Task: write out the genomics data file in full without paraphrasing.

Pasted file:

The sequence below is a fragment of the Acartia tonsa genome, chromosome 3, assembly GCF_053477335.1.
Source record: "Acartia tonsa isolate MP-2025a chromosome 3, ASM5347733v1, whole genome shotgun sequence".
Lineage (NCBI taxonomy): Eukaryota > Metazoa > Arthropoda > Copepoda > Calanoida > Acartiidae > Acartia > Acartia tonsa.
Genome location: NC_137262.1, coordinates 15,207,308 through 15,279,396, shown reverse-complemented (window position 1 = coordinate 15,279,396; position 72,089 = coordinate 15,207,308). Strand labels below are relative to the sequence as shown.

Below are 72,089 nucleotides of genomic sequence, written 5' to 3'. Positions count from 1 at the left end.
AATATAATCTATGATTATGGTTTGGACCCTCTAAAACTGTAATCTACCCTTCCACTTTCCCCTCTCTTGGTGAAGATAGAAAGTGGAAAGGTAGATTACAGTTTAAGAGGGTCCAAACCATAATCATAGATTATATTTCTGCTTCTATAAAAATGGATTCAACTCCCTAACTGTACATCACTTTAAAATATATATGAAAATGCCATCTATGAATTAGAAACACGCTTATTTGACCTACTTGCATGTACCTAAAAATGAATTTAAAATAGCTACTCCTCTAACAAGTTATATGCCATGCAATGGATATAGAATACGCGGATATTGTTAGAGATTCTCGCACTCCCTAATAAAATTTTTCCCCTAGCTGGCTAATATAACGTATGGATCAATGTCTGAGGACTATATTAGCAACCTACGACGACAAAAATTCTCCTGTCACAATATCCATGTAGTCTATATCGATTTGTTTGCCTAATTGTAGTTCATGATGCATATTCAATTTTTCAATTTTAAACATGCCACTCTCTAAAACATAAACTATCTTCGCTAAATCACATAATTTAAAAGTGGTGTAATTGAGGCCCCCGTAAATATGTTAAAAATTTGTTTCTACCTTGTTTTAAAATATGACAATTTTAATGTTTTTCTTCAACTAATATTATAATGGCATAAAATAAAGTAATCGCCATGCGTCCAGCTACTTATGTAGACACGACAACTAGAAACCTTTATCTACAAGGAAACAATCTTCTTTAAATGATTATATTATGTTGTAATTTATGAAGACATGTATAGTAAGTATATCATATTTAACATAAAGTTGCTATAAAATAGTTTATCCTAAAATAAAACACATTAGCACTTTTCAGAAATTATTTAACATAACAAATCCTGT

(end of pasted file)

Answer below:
The sequence below is a fragment of the Acartia tonsa genome, chromosome 3, assembly GCF_053477335.1.
Source record: "Acartia tonsa isolate MP-2025a chromosome 3, ASM5347733v1, whole genome shotgun sequence".
Lineage (NCBI taxonomy): Eukaryota > Metazoa > Arthropoda > Copepoda > Calanoida > Acartiidae > Acartia > Acartia tonsa.
Genome location: NC_137262.1, coordinates 15,207,308 through 15,279,396, shown reverse-complemented (window position 1 = coordinate 15,279,396; position 72,089 = coordinate 15,207,308). Strand labels below are relative to the sequence as shown.

Below are 72,089 nucleotides of genomic sequence, written 5' to 3'. Positions count from 1 at the left end.
AATATAATCTATGATTATGGTTTGGACCCTCTAAAACTGTAATCTACCCTTCCACTTTCCCCTCTCTTGGTGAAGATAGAAAGTGGAAAGGTAGATTACAGTTTAAGAGGGTCCAAACCATAATCATAGATTATATTTCTGCTTCTATAAAAATGGATTCAACTCCCTAACTGTACATCACTTTAAAATATATATGAAAATGCCATCTATGAATTAGAAACACGCTTATTTGACCTACTTGCATGTACCTAAAAATGAATTTAAAATAGCTACTCCTCTAACAAGTTATATGCCATGCAATGGATATAGAATACGCGGATATTGTTAGAGATTCTCGCACTCCCTAATAAAATTTTTCCCCTAGCTGGCTAATATAACGTATGGATCAATGTCTGAGGACTATATTAGCAACCTACGACGACAAAAATTCTCCTGTCACAATATCCATGTAGTCTATATCGATTTGTTTGCCTAATTGTAGTTCATGATGCATATTCAATTTTTCAATTTTAAACATGCCACTCTCTAAAACATAAACTATCTTCGCTAAATCACATAATTTAAAAGTGGTGTAATTGAGGCCCCCGTAAATATGTTAAAAATTTGTTTCTACCTTGTTTTAAAATATGACAATTTTAATGTTTTTCTTCAACTAATATTATAATGGCATAAAATAAAGTAATCGCCATGCGTCCAGCTACTTATGTAGACACGACAACTAGAAACCTTTATCTACAAGGAAACAATCTTCTTTAAATGATTATATTATGTTGTAATTTATGAAGACATGTATAGTAAGTATATCATATTTAACATAAAGTTGCTATAAAATAGTTTATCCTAAAATAAAACACATTAGCACTTTTCAGAAATTATTTAACATAACAAATCCTGT